I’ve seen plenty of post-WWII Japanese movies — but this is from 1943, in the middle of the war. It possible I’ve seen no Japanese war-time films before? Well, this Criterion Eclipse box set should fix that, because it’s got approx. five of them.
This is slightly vague about when it’s set — but it seems like it’s set before the war? But not a long time before? Er… mid-30s? Or had the Japanese already attacked China by then?
Perhaps it’s because I’ve just seen that Ray movie which is all about impostors, but I’m wondering whether this basically has the same plot? Except nobody wondering about whether he’s who he says he is…
Heh. I was right! There’s not only one con man, but two!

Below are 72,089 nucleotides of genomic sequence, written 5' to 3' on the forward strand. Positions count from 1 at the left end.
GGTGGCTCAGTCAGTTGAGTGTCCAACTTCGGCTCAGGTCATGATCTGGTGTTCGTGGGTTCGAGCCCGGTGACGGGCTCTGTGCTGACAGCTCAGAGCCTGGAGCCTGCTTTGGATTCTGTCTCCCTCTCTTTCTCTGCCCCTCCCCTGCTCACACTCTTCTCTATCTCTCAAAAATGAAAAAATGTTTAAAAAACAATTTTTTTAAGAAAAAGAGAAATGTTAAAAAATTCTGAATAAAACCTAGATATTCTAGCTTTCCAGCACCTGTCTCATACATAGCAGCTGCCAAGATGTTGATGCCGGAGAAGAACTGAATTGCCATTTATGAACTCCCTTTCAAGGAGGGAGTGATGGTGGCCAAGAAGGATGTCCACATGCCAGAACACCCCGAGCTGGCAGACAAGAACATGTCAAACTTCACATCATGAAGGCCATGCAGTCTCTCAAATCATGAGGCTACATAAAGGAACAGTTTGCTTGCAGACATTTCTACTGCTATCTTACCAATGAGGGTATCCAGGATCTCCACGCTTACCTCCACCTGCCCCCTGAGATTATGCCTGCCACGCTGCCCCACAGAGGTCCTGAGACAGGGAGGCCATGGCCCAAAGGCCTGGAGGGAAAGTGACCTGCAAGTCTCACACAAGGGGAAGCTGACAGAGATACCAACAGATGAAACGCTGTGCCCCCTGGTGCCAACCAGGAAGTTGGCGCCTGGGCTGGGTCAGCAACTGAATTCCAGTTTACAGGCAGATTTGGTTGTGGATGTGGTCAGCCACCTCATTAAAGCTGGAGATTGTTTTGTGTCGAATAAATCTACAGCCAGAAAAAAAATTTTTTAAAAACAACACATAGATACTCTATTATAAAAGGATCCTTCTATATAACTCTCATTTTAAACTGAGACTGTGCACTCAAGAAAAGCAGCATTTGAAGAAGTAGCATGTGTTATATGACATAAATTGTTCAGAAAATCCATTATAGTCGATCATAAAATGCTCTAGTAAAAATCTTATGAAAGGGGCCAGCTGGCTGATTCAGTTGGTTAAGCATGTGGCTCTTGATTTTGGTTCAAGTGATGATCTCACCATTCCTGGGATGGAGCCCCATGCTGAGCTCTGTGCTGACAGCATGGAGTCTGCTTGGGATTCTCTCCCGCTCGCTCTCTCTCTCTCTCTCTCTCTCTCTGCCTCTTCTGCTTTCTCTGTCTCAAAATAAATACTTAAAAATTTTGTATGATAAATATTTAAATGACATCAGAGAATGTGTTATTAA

But I was wrong about the time period — it’s apparently possibly set in 1943? But nobody mentions ze war.
I betcha they’re going to develop a conscience and not actually con anybody, but instead be a boon to the village (and the war effort).
But this is quite amusing.
OK, that’s pretty specific.
That’s a question I ask myself all the time!
But, yes, the con men have totally had a change of heart, because of the war effort etc.
This is a very amiable movie — it flows the way you’d expect, in a placid, comforting way.
That’s what I always say!
OK, I make fun, but this movie really works. It’s the perfect pro war propaganda movie by making it mostly not about the war, but keeping it light, and then suddenly WHAM: Patriotism To The Max.
Port of Flowers. Keisuke Kinoshita. 1943.
This blog post is part of the Eclipse series.